How Green are the Torino Winter Games?

How Green are the Torino Winter Games?
This year's Winter Olympics are being held in Torino, Italy, starting on the 10th of February.

I'm not much of a sports fan personally, and I've never really approved of the massive building projects that are more or less obsolete after only a couple weeks of use. The resources that go into this event are enormous, as is the amount of waste created.

I was impressed to hear that TOROC (Torino Organizing Committee) has taken a particular interest in keeping the games as environmentally-friendly as possible. I've looked into a few examples of their green approach, and found their website filled with information. Unfortunately, it's not exactly written for the average person to understand. I'll try to simplify for us regular folks:

Buying Green
Their aim is to use recycled or other types of environmentally-friendly products for 20% of purchases in "certain categories". Their site isn't very specific about this, but does give a few decent examples such as the use of recycled paper for all press materials, and the purchase of renewable energy to power the TOROC head office.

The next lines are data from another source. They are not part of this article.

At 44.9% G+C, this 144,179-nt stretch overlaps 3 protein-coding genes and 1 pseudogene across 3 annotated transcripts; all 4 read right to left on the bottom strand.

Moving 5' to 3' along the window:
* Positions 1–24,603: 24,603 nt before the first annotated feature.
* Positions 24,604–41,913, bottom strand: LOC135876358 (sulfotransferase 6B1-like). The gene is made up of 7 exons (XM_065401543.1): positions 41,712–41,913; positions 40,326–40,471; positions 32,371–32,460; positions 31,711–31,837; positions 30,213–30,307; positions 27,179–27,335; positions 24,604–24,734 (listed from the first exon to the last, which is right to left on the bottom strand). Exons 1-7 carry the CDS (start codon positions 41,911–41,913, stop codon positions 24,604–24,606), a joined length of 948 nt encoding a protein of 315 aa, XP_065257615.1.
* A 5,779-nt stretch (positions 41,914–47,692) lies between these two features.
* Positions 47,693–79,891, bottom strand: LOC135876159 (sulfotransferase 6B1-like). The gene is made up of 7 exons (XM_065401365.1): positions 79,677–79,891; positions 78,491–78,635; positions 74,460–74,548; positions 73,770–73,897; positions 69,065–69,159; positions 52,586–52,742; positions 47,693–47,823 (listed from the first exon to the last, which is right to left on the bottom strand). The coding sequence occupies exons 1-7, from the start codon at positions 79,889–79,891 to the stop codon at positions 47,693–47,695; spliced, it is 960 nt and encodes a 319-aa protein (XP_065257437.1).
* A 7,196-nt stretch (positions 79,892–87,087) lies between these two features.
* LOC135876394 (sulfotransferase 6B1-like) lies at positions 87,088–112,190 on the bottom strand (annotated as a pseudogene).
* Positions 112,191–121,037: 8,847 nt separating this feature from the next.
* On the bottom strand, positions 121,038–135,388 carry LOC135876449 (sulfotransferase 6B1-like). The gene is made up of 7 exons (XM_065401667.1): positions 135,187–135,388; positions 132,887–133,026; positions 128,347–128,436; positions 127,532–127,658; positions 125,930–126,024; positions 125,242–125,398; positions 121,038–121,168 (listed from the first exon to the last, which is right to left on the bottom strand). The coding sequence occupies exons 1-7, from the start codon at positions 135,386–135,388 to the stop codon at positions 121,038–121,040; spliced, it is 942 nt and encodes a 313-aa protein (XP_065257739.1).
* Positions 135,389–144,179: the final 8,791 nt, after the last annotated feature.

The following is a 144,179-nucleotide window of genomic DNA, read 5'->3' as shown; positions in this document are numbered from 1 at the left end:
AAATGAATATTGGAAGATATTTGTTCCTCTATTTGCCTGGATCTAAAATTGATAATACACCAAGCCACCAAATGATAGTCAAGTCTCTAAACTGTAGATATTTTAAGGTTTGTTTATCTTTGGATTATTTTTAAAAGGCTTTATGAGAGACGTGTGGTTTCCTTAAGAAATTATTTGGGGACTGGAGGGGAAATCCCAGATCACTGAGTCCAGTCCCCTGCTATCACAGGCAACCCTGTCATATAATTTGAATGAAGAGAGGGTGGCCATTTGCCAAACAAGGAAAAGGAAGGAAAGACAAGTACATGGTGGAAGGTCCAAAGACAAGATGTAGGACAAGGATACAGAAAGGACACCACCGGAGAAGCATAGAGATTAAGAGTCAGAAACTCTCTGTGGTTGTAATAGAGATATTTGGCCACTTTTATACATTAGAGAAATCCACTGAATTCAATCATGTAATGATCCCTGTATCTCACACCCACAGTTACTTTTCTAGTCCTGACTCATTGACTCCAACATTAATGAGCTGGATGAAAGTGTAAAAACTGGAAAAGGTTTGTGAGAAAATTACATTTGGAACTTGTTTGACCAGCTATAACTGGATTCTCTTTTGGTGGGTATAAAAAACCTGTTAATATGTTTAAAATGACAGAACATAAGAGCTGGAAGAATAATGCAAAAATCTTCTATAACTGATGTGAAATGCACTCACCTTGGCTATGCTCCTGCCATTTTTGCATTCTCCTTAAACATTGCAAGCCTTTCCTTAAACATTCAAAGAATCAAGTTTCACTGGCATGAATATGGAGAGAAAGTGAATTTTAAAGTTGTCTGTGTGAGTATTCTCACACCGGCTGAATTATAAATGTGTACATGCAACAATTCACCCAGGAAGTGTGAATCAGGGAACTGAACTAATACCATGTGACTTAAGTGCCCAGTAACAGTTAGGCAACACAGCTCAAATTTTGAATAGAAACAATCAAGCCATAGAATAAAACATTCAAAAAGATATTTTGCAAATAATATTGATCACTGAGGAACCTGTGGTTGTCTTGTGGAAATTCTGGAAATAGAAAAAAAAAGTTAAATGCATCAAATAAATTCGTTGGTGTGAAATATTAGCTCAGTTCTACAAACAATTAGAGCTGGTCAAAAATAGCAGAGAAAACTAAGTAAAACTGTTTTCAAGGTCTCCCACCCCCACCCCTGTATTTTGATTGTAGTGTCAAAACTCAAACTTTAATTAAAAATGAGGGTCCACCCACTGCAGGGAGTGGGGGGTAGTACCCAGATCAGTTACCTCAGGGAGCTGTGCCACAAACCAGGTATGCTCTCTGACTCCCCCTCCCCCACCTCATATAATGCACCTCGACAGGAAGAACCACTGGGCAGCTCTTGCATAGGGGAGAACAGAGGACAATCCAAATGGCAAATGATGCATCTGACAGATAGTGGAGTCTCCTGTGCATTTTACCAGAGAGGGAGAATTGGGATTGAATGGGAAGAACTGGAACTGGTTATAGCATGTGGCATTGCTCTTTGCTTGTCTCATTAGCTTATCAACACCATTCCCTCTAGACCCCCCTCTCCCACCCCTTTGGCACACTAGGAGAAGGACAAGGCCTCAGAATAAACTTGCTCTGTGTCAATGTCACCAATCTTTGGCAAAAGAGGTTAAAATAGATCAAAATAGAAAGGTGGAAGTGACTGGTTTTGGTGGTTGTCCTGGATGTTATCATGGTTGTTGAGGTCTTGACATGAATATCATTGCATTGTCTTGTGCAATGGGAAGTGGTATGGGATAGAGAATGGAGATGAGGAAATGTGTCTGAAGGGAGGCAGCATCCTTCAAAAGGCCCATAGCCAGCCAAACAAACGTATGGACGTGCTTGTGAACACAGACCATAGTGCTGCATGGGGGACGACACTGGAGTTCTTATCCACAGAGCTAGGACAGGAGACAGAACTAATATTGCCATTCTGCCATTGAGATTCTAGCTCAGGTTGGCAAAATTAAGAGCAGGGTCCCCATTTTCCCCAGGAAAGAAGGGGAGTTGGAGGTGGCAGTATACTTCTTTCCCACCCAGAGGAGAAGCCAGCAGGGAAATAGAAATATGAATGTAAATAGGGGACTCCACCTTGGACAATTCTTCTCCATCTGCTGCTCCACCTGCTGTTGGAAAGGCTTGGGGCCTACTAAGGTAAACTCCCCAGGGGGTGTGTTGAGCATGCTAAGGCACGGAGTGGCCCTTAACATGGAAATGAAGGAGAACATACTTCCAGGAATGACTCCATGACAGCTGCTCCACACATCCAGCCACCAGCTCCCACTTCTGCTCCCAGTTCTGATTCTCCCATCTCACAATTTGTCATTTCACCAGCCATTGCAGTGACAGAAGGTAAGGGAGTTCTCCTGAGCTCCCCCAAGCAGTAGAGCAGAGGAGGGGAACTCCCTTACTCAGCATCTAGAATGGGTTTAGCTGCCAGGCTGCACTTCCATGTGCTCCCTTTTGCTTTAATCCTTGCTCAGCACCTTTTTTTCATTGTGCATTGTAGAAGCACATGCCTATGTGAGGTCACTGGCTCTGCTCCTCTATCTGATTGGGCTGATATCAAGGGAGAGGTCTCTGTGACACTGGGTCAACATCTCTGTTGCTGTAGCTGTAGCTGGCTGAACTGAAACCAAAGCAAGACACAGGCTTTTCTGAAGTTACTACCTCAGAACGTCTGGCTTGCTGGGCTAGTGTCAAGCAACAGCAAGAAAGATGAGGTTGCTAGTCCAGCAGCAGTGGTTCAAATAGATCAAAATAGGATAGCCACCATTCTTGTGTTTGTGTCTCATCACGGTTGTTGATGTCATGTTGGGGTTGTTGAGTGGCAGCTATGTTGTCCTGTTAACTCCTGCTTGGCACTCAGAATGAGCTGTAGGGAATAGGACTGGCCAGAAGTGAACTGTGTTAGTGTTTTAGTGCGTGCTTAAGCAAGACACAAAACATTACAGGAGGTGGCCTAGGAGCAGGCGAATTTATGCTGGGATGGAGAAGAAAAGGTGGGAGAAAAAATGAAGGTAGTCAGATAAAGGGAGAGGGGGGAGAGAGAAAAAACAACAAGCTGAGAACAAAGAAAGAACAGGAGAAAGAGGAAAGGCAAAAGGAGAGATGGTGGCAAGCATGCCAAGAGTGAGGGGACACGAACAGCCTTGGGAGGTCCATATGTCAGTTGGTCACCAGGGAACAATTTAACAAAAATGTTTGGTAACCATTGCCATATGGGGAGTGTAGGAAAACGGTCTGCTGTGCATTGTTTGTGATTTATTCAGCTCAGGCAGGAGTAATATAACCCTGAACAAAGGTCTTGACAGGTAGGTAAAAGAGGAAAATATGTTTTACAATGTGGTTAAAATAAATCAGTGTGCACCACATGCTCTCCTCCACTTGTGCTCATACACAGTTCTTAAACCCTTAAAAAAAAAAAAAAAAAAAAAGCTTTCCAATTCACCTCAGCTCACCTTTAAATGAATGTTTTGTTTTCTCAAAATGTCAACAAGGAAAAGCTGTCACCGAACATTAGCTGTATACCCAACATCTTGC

Recycling Waste
Overall, it's estimated that these Olympic Games will produce 1,600 tons of waste. They are hoping to recycle approximately 68% of that, and use another 32% as fuel. Not sure how realistic this is, but certainly worth aiming for.

Protecting the Atmosphere
In order to compensate for the greenhouse gases produced during the duration of the Games (particularly carbon dioxide), TOROC has purchased carbon credits (a Kyoto accord emissions incentive) to offset the anticipated carbon dioxide that will be produced.

With so many people expected to flood into the area, TOROC is encouraging hotels and other tourist resources to be as green as possible. An eco-label is being given to places that conform to TOROC's environmental standards, though I am not sure what those standards are. The Eco-Label site has more information, but it is in Italian.

Overall, I see lots of talk about policies, plans, incentives, strategies, guidelines and programs. And not all that much concrete information about actual actions being taken to protect the environment.

For more information on the Torino Olympics environmental policies, you can visit their website.

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